Tannins extracted from a variety of natural products can be used as raw materials for the hydrolysable tannin of this invention which provides for effective use of resources. In addition, since the tannin is inexpensive and easy to obtain, and is converted to the inventive adsorbent with only a few preparatory steps, it is well suited for mass production, and is thus economically advantageous.

The inventive adsorbent obtained from a variety of hydrolysable tannins exhibits excellent adsorption ability.

The inventive insoluble tannin exhibits especially excellent adsorption ability for a variety of metal elements which include uranium and thorium, which are generated from nuclear fuel manufacturing processes; uranium in sea water; transuranium elements generated from fuel reprocessing processes, such as, curium, americium, neptunium, and plutonium; metal elements, such as, cadmium, lead, hexavalent chromium, mercury, and iron. As a result, the inventive adsorbent is useful for a broad spectrum of areas.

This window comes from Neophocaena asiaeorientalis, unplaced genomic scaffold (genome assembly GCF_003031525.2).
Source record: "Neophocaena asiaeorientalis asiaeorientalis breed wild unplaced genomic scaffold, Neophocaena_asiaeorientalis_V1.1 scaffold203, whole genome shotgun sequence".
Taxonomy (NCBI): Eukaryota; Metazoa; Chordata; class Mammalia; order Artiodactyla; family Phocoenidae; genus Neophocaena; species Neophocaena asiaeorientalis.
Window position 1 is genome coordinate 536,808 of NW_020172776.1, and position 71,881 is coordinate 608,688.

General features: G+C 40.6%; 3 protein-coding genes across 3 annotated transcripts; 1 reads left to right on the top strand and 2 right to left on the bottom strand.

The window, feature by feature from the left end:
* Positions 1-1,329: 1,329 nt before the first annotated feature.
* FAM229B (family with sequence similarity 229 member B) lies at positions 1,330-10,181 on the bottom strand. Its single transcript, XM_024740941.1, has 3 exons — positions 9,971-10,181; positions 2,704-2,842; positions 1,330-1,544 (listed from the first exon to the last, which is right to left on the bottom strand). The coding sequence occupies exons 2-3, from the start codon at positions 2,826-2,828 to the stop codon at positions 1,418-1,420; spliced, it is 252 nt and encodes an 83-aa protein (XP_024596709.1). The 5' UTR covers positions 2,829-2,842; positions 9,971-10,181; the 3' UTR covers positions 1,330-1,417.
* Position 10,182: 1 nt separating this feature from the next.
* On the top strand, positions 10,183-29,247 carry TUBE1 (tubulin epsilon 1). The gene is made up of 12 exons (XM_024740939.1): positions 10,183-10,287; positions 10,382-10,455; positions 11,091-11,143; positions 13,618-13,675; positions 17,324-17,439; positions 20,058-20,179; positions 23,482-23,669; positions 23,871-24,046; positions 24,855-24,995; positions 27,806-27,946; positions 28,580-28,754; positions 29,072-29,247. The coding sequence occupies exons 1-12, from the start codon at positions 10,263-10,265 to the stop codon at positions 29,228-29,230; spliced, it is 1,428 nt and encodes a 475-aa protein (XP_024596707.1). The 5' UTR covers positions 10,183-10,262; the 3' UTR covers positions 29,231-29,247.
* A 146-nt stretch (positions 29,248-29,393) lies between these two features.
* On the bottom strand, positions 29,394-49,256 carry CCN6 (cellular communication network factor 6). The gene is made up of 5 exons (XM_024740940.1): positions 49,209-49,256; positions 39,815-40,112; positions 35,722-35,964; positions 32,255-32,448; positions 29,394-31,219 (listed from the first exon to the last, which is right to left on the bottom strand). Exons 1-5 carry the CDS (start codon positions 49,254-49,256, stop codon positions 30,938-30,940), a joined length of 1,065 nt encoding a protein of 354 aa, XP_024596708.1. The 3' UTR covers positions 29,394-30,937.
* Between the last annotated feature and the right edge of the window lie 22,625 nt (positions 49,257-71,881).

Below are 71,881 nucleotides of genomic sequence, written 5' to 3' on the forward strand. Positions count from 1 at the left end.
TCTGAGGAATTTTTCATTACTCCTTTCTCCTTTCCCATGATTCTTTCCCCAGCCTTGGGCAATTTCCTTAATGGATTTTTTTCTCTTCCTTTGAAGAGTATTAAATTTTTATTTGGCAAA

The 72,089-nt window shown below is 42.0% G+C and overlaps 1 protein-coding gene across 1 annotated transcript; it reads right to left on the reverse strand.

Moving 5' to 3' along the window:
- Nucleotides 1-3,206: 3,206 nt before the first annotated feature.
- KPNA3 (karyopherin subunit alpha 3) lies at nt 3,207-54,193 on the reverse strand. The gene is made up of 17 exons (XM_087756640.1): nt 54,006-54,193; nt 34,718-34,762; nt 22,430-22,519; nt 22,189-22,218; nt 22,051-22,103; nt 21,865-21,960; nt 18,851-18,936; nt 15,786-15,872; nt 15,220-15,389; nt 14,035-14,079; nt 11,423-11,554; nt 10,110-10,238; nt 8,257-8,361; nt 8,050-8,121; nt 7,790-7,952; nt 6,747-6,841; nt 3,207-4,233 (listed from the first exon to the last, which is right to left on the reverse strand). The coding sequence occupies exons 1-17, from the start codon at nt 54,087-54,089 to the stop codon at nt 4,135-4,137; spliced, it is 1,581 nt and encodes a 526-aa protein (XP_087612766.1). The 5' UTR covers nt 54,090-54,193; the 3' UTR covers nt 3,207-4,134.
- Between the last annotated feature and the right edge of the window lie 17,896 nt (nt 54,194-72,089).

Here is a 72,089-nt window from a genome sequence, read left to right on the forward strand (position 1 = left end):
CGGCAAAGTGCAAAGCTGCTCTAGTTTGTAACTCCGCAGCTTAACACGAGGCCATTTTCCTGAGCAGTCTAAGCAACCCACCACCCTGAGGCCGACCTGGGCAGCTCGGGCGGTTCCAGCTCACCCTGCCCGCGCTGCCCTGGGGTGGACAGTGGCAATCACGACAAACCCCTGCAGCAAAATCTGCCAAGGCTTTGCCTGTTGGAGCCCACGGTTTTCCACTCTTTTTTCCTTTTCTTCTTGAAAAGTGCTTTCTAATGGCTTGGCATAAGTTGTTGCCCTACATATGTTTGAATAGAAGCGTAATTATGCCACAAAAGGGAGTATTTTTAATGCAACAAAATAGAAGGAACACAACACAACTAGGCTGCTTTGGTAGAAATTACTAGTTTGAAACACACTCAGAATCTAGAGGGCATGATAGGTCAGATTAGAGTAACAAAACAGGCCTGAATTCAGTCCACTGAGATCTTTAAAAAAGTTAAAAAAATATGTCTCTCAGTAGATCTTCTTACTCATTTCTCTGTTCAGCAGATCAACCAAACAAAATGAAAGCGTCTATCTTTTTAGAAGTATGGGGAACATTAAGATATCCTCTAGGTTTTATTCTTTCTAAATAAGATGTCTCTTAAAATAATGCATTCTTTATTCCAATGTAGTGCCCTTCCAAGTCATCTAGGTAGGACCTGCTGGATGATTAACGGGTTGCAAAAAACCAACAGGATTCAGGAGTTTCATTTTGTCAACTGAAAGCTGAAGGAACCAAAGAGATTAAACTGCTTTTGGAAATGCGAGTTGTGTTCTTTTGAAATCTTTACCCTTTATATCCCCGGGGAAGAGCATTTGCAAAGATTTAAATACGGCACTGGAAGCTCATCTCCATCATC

Further, the inventive adsorbent having adsorbed heavy metal elements therein does not generate poisonous gases on incineration and the volume of adsorbent can be greatly decreased by incineration, thereby reducing the yield of the solid waste. Depending upon the kind of metal element adsorbed by the inventive adsorbent, a solid waste can be obtained containing a pure metal oxide from which is possible to reclaim the metal.

Additionally, when the inventive insoluble tannin having adsorbed heavy metal elements therein is in contact with a dilute mineral acid, the metal elements can be easily eluted from the insoluble tannin to recover and purify the metal.

The present invention is described in greater detail with reference to the following examples, although it is not limited thereto.

EXAMPLE 1